Unnecessary Cholesterol Tests

A new study suggests that many U.S. patients with heart problems may be getting unnecessary cholesterol tests.

About one in every six adult Americans has high blood cholesterol, putting them at risk of heart disease, according to the U.S. Centers for Disease Control and Prevention.

In a Houston-based Veteran’s Affairs network, statistics on more than 35,oo patients with coronary heart disease treated there suggest this is an area of over-testing, such as unnecessary cholesterol tests, that are contributing to the nation’s increasing medical costs. The study also found that at this one network of seven hospitals, the cost of redundant and unnecessary cholesterol tests amounted to more than $200,00 in one year.

“These results represent health care resource overuse and possibly their waste,” said lead researcher Dr. Salim Virani, a cardiologist at the Michael E. DeBakey Veterans Affairs Medical Center in Houston.

On July 1st the study was published in JAMA Internal Medicine, the study focused on almost 28,000 patients that were taking statin drugs to keep their cholesterol levels normal, less than 100 milligrams of cholesterol per deciliter of blood. The researchers discovered that in an 11-month period repeat tests were ordered for one-third of the patients even though their medication had not changed. Most of the patients who had repeat testing or unnecessary cholesterol tests, had a history of diabetes, high blood pressure and visited the doctor more often; authors noted that the extra tests probably gave the patients a measure of comfort.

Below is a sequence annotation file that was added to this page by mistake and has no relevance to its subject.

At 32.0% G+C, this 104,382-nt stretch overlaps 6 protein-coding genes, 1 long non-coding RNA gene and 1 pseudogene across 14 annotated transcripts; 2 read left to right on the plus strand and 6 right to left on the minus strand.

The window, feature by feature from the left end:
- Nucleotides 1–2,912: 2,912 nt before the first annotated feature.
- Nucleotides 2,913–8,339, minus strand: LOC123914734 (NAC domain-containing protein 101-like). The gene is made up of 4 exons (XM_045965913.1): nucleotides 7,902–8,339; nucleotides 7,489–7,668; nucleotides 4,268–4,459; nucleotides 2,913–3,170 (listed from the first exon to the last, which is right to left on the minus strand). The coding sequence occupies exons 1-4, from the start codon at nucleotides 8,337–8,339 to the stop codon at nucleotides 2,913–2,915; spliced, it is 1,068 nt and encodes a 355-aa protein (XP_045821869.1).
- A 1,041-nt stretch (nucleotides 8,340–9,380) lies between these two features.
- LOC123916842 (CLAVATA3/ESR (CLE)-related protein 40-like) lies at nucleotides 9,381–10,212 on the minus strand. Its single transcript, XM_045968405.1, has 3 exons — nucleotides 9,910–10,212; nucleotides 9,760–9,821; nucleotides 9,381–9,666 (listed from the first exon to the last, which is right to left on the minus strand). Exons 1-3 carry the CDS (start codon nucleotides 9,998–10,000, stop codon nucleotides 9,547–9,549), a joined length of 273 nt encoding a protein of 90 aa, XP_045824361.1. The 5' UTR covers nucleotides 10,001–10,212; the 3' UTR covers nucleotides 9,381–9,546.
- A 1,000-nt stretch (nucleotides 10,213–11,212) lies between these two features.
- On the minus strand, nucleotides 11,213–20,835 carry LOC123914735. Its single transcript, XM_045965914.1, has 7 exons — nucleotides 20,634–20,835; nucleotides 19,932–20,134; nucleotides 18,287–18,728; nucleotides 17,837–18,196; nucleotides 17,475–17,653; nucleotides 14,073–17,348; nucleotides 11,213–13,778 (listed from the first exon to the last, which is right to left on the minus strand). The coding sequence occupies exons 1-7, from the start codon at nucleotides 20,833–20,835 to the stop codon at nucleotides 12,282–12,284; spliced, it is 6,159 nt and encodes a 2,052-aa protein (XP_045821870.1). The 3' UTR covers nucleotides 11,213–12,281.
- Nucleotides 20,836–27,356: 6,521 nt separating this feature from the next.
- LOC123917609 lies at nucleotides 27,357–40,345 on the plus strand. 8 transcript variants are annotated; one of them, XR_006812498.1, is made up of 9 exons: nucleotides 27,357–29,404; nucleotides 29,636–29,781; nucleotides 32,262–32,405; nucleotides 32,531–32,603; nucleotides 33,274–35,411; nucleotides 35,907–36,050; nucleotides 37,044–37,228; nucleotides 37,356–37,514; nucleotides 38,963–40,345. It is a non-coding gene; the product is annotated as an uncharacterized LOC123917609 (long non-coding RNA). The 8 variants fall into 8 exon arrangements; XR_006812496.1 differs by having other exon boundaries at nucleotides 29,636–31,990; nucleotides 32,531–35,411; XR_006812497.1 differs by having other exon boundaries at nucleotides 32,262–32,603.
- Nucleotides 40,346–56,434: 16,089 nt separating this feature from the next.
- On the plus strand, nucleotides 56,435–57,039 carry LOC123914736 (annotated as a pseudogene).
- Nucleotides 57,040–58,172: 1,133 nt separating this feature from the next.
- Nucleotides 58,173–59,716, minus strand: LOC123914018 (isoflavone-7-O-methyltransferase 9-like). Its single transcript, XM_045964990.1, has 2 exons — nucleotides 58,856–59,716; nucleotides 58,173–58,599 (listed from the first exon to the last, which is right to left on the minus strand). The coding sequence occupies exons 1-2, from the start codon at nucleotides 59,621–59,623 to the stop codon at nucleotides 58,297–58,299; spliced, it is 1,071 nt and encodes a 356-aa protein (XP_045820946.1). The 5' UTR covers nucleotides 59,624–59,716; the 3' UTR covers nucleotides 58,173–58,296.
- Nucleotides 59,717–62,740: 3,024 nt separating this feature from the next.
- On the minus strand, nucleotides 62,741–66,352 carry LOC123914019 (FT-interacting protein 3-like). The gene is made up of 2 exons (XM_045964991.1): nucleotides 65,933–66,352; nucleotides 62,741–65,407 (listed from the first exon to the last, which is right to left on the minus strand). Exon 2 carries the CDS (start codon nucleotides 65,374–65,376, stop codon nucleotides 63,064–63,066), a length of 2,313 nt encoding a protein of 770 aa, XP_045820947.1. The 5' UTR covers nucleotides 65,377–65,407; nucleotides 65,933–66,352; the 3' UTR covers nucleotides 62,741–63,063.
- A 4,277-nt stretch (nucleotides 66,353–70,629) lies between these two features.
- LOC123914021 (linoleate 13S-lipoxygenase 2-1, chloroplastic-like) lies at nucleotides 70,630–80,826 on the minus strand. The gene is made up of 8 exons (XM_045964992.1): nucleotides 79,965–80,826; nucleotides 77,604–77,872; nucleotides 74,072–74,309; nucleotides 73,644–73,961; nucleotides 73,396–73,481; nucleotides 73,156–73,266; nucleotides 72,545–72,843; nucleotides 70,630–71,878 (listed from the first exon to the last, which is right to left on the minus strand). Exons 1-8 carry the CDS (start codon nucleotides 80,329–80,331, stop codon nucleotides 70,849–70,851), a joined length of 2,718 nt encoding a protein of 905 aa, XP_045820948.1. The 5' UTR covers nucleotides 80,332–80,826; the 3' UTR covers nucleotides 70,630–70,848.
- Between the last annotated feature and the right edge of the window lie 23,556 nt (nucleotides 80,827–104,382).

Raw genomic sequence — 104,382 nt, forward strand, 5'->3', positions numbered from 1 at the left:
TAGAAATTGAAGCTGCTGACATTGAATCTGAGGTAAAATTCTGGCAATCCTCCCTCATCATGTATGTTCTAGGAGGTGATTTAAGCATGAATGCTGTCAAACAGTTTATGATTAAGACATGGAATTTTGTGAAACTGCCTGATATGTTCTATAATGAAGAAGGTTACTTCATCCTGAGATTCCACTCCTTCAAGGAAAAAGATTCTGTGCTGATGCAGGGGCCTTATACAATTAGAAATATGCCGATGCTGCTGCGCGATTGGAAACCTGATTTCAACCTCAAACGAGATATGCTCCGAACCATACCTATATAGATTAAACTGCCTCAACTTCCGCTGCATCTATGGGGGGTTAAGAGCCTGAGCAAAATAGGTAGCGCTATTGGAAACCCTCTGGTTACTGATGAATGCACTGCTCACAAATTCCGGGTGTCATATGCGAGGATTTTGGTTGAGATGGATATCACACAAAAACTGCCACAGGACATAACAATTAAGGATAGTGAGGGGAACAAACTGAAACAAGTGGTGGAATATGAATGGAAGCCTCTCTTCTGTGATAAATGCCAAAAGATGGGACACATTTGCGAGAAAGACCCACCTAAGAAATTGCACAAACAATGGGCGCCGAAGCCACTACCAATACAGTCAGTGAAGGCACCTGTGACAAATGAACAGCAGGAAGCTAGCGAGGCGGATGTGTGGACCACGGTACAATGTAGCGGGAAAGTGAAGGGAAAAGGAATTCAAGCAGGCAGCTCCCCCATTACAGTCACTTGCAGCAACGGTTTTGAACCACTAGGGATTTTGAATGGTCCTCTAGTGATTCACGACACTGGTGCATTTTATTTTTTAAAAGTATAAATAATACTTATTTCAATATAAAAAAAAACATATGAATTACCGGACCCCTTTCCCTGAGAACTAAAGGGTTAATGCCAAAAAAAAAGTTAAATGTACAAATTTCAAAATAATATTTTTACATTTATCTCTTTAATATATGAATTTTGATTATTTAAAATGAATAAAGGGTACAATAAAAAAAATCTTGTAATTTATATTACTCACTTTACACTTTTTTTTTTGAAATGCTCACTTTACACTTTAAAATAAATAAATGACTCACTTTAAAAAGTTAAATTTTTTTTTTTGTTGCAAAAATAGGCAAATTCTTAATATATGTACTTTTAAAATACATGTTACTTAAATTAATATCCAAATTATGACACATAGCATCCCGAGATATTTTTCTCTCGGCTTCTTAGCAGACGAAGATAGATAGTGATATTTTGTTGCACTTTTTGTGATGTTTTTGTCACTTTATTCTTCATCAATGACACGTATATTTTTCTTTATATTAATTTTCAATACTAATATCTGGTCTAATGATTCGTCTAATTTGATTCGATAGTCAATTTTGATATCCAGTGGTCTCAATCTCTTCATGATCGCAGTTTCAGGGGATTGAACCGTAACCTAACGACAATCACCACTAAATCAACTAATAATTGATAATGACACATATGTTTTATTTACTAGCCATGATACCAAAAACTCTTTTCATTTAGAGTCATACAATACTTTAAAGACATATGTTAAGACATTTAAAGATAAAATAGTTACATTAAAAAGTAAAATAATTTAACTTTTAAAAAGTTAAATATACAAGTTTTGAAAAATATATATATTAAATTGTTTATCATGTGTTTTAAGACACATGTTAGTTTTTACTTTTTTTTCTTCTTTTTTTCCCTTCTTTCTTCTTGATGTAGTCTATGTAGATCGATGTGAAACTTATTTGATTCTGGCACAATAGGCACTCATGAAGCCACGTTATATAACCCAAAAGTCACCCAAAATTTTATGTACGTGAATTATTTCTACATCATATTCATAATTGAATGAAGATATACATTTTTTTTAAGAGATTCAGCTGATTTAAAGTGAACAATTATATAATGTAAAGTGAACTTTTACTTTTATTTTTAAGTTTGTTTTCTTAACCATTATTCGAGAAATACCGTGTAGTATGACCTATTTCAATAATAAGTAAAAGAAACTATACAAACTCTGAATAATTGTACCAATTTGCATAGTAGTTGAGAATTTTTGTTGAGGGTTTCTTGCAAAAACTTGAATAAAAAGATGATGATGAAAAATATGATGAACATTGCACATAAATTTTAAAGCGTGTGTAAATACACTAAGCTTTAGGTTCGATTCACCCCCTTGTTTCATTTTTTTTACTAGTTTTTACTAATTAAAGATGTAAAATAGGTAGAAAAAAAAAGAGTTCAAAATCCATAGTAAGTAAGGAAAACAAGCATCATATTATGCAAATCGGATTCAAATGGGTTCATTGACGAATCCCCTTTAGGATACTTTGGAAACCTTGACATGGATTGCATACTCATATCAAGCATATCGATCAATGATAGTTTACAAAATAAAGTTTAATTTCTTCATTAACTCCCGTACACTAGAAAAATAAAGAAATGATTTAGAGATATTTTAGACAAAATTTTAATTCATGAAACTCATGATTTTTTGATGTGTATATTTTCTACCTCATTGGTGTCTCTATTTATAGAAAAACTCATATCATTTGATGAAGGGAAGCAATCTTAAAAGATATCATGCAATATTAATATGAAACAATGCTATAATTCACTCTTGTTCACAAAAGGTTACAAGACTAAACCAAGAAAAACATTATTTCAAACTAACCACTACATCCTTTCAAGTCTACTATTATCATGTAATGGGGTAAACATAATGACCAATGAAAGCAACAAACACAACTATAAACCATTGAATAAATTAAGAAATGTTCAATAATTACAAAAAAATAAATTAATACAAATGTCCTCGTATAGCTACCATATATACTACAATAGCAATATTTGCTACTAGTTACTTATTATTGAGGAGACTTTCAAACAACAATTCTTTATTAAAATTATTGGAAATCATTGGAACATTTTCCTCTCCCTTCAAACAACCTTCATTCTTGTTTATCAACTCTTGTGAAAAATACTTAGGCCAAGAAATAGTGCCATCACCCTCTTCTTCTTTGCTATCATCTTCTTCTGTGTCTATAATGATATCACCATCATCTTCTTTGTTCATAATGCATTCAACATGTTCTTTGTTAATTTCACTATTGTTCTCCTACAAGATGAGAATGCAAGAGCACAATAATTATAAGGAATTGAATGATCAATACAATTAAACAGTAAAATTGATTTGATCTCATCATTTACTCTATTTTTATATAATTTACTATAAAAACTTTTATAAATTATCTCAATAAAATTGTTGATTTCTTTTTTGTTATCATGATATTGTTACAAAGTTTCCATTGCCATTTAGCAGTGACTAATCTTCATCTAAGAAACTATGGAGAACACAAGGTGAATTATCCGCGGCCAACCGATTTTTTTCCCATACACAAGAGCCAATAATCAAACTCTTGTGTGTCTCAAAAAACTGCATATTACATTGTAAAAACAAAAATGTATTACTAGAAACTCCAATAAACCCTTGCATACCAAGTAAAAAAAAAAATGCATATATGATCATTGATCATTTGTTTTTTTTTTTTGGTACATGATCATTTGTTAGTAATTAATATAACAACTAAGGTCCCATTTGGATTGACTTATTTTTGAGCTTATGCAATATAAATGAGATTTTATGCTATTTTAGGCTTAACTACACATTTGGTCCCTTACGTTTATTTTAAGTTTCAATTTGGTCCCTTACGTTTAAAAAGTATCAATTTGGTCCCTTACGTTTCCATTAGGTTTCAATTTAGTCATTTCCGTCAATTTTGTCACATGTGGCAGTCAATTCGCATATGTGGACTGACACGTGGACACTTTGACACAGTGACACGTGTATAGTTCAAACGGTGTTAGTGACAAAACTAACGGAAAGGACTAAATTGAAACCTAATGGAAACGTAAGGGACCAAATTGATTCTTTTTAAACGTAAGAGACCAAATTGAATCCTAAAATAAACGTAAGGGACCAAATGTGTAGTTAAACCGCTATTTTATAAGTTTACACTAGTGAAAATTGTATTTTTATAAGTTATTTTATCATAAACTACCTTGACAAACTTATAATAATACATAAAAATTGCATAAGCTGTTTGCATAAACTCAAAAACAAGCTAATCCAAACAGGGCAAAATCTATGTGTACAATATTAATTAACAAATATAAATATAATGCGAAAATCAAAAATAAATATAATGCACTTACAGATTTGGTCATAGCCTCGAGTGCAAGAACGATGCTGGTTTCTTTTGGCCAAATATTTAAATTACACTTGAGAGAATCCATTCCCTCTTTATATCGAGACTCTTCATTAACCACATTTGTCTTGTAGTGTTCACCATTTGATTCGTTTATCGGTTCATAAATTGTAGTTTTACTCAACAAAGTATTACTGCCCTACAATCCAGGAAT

“Apart from the costs associated with these lipid panels, this also carries with it the cost for the patient’s time to undergo a repeat blood test and cost for the health care provider’s time to follow up on these results after redundant testing and to inform the patient about these results,” said Virani.

Although not all experts agreed with the results the study found.

Dr. Gregg Fonarow, professor of cardiology at the University of California, Los Angeles and a spokesman for the American Heart Association said that current national guidelines recommend that patients with coronary heart disease have their cholesterol checked every four to six months. He stated that the study showed a pattern of lipid testing that is consistent with the guidelines.

Dr. Joseph Drozda Jr., author of an accompanying journal editorial, said that “seemingly inexpensive tests” really add up when done in large numbers. Drozda thinks this is one of the many examples of not only unnecessary cholesterol tests, but of many more tests. “A lot of tests are ordered without direct benefit to the patient and result in this kind of waste,” said Drozda.

“We need to be looking for all of these sources of waste and addressing them,” he added.


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